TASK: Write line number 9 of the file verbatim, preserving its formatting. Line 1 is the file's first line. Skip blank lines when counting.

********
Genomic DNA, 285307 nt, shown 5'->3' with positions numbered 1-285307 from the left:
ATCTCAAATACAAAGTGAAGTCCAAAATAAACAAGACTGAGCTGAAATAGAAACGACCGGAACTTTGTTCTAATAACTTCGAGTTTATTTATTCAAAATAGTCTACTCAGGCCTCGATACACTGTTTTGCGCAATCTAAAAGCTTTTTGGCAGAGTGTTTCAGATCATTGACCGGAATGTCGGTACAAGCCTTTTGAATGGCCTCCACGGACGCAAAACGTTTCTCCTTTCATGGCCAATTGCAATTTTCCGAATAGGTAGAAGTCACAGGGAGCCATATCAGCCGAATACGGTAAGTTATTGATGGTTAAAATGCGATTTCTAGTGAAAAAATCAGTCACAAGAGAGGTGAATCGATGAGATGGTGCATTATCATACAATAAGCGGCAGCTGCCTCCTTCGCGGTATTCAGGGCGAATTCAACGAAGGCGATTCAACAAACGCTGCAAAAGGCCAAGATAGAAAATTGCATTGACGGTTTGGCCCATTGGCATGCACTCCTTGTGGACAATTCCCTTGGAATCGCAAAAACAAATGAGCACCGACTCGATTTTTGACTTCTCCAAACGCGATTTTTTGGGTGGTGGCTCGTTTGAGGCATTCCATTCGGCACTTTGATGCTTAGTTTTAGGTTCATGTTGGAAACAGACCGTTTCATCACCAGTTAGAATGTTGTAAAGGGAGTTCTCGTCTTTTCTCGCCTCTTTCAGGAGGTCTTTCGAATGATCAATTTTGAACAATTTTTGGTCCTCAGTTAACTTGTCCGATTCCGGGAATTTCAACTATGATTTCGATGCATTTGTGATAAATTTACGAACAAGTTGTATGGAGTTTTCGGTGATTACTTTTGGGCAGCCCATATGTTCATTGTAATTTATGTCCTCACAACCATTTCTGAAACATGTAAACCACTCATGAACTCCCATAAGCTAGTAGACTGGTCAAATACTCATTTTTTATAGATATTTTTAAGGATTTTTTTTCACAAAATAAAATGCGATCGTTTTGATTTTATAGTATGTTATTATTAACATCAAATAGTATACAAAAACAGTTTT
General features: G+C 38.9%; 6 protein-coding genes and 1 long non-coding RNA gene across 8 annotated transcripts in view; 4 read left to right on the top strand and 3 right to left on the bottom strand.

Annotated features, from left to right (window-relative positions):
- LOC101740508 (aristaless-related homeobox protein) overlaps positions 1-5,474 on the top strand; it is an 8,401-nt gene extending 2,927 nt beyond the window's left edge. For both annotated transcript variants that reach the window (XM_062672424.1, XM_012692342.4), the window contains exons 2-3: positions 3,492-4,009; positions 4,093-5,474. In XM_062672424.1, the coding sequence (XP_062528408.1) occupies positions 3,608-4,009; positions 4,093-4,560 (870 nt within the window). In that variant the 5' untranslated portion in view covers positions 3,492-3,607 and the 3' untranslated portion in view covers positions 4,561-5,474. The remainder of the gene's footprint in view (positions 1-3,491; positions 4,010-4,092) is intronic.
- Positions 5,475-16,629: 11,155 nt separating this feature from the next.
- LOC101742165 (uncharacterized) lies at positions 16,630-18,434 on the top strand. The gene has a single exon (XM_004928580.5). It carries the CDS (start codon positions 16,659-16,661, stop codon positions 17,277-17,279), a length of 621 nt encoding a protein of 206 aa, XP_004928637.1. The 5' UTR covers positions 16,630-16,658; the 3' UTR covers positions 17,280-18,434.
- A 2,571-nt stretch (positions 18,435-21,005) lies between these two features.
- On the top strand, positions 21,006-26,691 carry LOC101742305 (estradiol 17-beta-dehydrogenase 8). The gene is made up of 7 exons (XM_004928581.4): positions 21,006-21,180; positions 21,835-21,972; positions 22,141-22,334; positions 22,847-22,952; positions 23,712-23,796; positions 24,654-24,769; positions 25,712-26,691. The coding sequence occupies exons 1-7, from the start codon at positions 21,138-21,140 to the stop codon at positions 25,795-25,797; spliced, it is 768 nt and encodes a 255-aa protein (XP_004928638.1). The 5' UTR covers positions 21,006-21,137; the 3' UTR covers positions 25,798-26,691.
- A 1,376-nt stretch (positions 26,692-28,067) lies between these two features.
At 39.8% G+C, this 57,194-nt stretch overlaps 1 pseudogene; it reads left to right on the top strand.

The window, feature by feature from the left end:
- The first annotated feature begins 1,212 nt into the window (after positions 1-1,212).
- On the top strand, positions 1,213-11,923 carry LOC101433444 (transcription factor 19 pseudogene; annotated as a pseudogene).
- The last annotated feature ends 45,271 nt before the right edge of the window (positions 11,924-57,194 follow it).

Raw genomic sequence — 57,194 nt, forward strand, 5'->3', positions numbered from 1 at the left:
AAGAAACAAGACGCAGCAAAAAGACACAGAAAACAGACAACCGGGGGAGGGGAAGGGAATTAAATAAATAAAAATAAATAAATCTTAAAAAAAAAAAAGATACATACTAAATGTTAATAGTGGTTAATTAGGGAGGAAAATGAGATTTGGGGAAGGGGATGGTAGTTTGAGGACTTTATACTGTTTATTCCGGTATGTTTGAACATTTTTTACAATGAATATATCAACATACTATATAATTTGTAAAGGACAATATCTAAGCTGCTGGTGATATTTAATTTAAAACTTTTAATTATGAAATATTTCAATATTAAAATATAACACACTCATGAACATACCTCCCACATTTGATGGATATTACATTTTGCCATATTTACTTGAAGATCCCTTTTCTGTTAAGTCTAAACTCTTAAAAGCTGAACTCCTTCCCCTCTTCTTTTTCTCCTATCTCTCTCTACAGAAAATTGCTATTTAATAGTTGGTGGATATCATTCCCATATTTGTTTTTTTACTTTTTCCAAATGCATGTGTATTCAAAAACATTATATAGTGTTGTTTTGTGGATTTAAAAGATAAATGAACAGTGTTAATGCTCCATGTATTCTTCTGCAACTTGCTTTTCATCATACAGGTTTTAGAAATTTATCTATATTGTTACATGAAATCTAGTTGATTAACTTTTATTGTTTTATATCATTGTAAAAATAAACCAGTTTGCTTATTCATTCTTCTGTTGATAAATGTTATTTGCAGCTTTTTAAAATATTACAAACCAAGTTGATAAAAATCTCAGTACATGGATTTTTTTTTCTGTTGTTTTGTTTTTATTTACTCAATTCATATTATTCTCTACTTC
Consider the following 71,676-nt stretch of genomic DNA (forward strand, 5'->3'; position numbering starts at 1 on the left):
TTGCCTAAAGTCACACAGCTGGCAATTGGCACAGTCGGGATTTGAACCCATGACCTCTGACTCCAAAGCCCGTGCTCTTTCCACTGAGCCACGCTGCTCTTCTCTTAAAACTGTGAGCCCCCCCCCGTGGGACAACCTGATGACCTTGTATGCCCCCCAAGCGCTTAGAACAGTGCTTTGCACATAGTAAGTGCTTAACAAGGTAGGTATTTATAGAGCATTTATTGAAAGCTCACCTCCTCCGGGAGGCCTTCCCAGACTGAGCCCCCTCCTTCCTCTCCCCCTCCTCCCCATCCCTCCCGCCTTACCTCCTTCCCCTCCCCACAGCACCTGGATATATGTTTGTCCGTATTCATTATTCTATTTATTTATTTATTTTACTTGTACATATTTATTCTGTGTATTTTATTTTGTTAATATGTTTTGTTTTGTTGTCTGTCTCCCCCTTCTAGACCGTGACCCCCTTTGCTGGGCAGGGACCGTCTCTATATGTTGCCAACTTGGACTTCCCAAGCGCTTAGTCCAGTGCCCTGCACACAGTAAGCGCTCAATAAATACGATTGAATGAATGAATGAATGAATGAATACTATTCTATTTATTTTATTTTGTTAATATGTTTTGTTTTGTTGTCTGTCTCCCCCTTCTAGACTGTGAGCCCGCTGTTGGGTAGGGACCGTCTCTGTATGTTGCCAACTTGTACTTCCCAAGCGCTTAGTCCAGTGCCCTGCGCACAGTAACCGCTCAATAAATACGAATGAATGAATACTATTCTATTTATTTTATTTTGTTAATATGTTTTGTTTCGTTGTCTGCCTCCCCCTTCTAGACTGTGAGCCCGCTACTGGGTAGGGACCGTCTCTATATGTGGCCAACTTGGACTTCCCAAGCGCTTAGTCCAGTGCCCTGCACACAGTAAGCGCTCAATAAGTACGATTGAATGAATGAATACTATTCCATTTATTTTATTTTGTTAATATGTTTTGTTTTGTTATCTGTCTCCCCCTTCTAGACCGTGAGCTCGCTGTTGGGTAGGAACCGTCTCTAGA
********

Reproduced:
- On the top strand, positions 21,006-26,691 carry LOC101742305 (estradiol 17-beta-dehydrogenase 8). The gene is made up of 7 exons (XM_004928581.4): positions 21,006-21,180; positions 21,835-21,972; positions 22,141-22,334; positions 22,847-22,952; positions 23,712-23,796; positions 24,654-24,769; positions 25,712-26,691. The coding sequence occupies exons 1-7, from the start codon at positions 21,138-21,140 to the stop codon at positions 25,795-25,797; spliced, it is 768 nt and encodes a 255-aa protein (XP_004928638.1). The 5' UTR covers positions 21,006-21,137; the 3' UTR covers positions 25,798-26,691.